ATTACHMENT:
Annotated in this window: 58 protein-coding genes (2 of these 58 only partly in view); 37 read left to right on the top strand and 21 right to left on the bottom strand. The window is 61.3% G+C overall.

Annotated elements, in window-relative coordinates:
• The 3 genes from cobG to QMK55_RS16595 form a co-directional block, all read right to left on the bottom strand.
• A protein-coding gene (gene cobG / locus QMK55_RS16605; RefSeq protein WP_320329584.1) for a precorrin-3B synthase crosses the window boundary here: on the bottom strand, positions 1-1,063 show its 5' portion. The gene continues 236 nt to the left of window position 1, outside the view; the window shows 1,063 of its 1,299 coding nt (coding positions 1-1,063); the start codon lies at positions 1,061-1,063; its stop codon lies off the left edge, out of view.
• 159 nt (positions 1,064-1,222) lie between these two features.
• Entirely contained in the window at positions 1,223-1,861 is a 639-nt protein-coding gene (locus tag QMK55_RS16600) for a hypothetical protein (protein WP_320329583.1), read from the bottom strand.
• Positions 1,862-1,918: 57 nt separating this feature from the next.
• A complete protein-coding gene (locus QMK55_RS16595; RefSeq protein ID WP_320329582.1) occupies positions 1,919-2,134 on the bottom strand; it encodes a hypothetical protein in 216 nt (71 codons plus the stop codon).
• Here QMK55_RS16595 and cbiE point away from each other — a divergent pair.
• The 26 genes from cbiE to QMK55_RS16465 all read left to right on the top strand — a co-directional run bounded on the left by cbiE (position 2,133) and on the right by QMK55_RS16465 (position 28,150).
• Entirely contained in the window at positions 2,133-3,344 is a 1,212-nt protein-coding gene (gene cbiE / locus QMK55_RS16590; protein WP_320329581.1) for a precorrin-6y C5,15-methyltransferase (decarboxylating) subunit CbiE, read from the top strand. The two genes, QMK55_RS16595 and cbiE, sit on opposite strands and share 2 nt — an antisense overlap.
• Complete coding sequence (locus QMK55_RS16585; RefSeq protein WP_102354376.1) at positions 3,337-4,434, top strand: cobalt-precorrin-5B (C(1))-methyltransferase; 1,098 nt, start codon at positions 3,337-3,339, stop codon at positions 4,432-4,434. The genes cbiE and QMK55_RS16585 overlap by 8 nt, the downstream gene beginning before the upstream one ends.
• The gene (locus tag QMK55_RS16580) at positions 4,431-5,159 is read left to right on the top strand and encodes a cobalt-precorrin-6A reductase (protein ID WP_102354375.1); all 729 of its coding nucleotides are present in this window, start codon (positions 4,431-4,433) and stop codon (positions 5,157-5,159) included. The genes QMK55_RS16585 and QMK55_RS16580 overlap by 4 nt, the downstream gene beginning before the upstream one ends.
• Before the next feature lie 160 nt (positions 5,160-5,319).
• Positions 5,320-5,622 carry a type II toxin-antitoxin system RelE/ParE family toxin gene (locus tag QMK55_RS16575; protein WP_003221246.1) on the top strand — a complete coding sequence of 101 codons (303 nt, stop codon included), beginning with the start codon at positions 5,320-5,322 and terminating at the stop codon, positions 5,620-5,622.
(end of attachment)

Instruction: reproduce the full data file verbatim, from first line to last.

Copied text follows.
Annotated in this window: 58 protein-coding genes (2 of these 58 only partly in view); 37 read left to right on the top strand and 21 right to left on the bottom strand. The window is 61.3% G+C overall.

Annotated elements, in window-relative coordinates:
• The 3 genes from cobG to QMK55_RS16595 form a co-directional block, all read right to left on the bottom strand.
• A protein-coding gene (gene cobG / locus QMK55_RS16605; RefSeq protein WP_320329584.1) for a precorrin-3B synthase crosses the window boundary here: on the bottom strand, positions 1-1,063 show its 5' portion. The gene continues 236 nt to the left of window position 1, outside the view; the window shows 1,063 of its 1,299 coding nt (coding positions 1-1,063); the start codon lies at positions 1,061-1,063; its stop codon lies off the left edge, out of view.
• 159 nt (positions 1,064-1,222) lie between these two features.
• Entirely contained in the window at positions 1,223-1,861 is a 639-nt protein-coding gene (locus tag QMK55_RS16600) for a hypothetical protein (protein WP_320329583.1), read from the bottom strand.
• Positions 1,862-1,918: 57 nt separating this feature from the next.
• A complete protein-coding gene (locus QMK55_RS16595; RefSeq protein ID WP_320329582.1) occupies positions 1,919-2,134 on the bottom strand; it encodes a hypothetical protein in 216 nt (71 codons plus the stop codon).
• Here QMK55_RS16595 and cbiE point away from each other — a divergent pair.
• The 26 genes from cbiE to QMK55_RS16465 all read left to right on the top strand — a co-directional run bounded on the left by cbiE (position 2,133) and on the right by QMK55_RS16465 (position 28,150).
• Entirely contained in the window at positions 2,133-3,344 is a 1,212-nt protein-coding gene (gene cbiE / locus QMK55_RS16590; protein WP_320329581.1) for a precorrin-6y C5,15-methyltransferase (decarboxylating) subunit CbiE, read from the top strand. The two genes, QMK55_RS16595 and cbiE, sit on opposite strands and share 2 nt — an antisense overlap.
• Complete coding sequence (locus QMK55_RS16585; RefSeq protein WP_102354376.1) at positions 3,337-4,434, top strand: cobalt-precorrin-5B (C(1))-methyltransferase; 1,098 nt, start codon at positions 3,337-3,339, stop codon at positions 4,432-4,434. The genes cbiE and QMK55_RS16585 overlap by 8 nt, the downstream gene beginning before the upstream one ends.
• The gene (locus tag QMK55_RS16580) at positions 4,431-5,159 is read left to right on the top strand and encodes a cobalt-precorrin-6A reductase (protein ID WP_102354375.1); all 729 of its coding nucleotides are present in this window, start codon (positions 4,431-4,433) and stop codon (positions 5,157-5,159) included. The genes QMK55_RS16585 and QMK55_RS16580 overlap by 4 nt, the downstream gene beginning before the upstream one ends.
• Before the next feature lie 160 nt (positions 5,160-5,319).
• Positions 5,320-5,622 carry a type II toxin-antitoxin system RelE/ParE family toxin gene (locus tag QMK55_RS16575; protein WP_003221246.1) on the top strand — a complete coding sequence of 101 codons (303 nt, stop codon included), beginning with the start codon at positions 5,320-5,322 and terminating at the stop codon, positions 5,620-5,622.